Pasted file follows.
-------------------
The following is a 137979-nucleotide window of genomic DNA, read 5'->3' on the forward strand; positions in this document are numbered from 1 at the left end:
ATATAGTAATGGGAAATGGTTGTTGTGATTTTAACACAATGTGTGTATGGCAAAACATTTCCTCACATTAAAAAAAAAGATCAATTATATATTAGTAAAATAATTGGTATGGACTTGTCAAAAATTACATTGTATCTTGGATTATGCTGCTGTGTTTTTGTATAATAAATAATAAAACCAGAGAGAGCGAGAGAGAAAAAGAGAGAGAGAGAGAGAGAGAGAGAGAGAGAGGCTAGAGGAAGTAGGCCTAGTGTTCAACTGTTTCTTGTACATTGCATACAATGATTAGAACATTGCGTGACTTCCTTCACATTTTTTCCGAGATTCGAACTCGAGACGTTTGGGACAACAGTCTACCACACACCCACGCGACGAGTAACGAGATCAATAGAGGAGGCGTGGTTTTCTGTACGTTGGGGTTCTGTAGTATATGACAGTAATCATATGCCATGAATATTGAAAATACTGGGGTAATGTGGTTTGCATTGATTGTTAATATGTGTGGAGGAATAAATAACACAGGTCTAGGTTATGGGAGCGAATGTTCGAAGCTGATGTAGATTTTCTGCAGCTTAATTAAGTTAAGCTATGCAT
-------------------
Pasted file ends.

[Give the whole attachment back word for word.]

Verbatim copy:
The following is a 137979-nucleotide window of genomic DNA, read 5'->3' on the forward strand; positions in this document are numbered from 1 at the left end:
ATATAGTAATGGGAAATGGTTGTTGTGATTTTAACACAATGTGTGTATGGCAAAACATTTCCTCACATTAAAAAAAAAGATCAATTATATATTAGTAAAATAATTGGTATGGACTTGTCAAAAATTACATTGTATCTTGGATTATGCTGCTGTGTTTTTGTATAATAAATAATAAAACCAGAGAGAGCGAGAGAGAAAAAGAGAGAGAGAGAGAGAGAGAGAGAGAGAGAGGCTAGAGGAAGTAGGCCTAGTGTTCAACTGTTTCTTGTACATTGCATACAATGATTAGAACATTGCGTGACTTCCTTCACATTTTTTCCGAGATTCGAACTCGAGACGTTTGGGACAACAGTCTACCACACACCCACGCGACGAGTAACGAGATCAATAGAGGAGGCGTGGTTTTCTGTACGTTGGGGTTCTGTAGTATATGACAGTAATCATATGCCATGAATATTGAAAATACTGGGGTAATGTGGTTTGCATTGATTGTTAATATGTGTGGAGGAATAAATAACACAGGTCTAGGTTATGGGAGCGAATGTTCGAAGCTGATGTAGATTTTCTGCAGCTTAATTAAGTTAAGCTATGCAT